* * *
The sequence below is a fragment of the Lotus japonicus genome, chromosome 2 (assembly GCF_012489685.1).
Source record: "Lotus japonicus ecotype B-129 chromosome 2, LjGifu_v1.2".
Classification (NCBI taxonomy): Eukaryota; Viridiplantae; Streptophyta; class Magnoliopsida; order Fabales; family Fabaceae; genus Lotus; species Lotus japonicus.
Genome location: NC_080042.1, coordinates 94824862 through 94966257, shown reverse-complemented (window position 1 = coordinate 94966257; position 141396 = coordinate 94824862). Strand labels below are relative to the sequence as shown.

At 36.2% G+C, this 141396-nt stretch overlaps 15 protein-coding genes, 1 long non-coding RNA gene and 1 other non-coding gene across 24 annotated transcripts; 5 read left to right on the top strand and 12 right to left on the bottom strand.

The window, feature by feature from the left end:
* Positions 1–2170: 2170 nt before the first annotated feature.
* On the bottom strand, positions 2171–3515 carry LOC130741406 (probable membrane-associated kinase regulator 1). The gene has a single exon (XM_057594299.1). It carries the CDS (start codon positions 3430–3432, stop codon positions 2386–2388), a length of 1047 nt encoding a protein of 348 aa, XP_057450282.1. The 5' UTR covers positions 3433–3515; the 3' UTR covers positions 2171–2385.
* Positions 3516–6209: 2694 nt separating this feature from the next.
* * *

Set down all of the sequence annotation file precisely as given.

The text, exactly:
The sequence below is a fragment of the Lotus japonicus genome, chromosome 2 (assembly GCF_012489685.1).
Source record: "Lotus japonicus ecotype B-129 chromosome 2, LjGifu_v1.2".
Classification (NCBI taxonomy): Eukaryota; Viridiplantae; Streptophyta; class Magnoliopsida; order Fabales; family Fabaceae; genus Lotus; species Lotus japonicus.
Genome location: NC_080042.1, coordinates 94824862 through 94966257, shown reverse-complemented (window position 1 = coordinate 94966257; position 141396 = coordinate 94824862). Strand labels below are relative to the sequence as shown.

At 36.2% G+C, this 141396-nt stretch overlaps 15 protein-coding genes, 1 long non-coding RNA gene and 1 other non-coding gene across 24 annotated transcripts; 5 read left to right on the top strand and 12 right to left on the bottom strand.

The window, feature by feature from the left end:
* Positions 1–2170: 2170 nt before the first annotated feature.
* On the bottom strand, positions 2171–3515 carry LOC130741406 (probable membrane-associated kinase regulator 1). The gene has a single exon (XM_057594299.1). It carries the CDS (start codon positions 3430–3432, stop codon positions 2386–2388), a length of 1047 nt encoding a protein of 348 aa, XP_057450282.1. The 5' UTR covers positions 3433–3515; the 3' UTR covers positions 2171–2385.
* Positions 3516–6209: 2694 nt separating this feature from the next.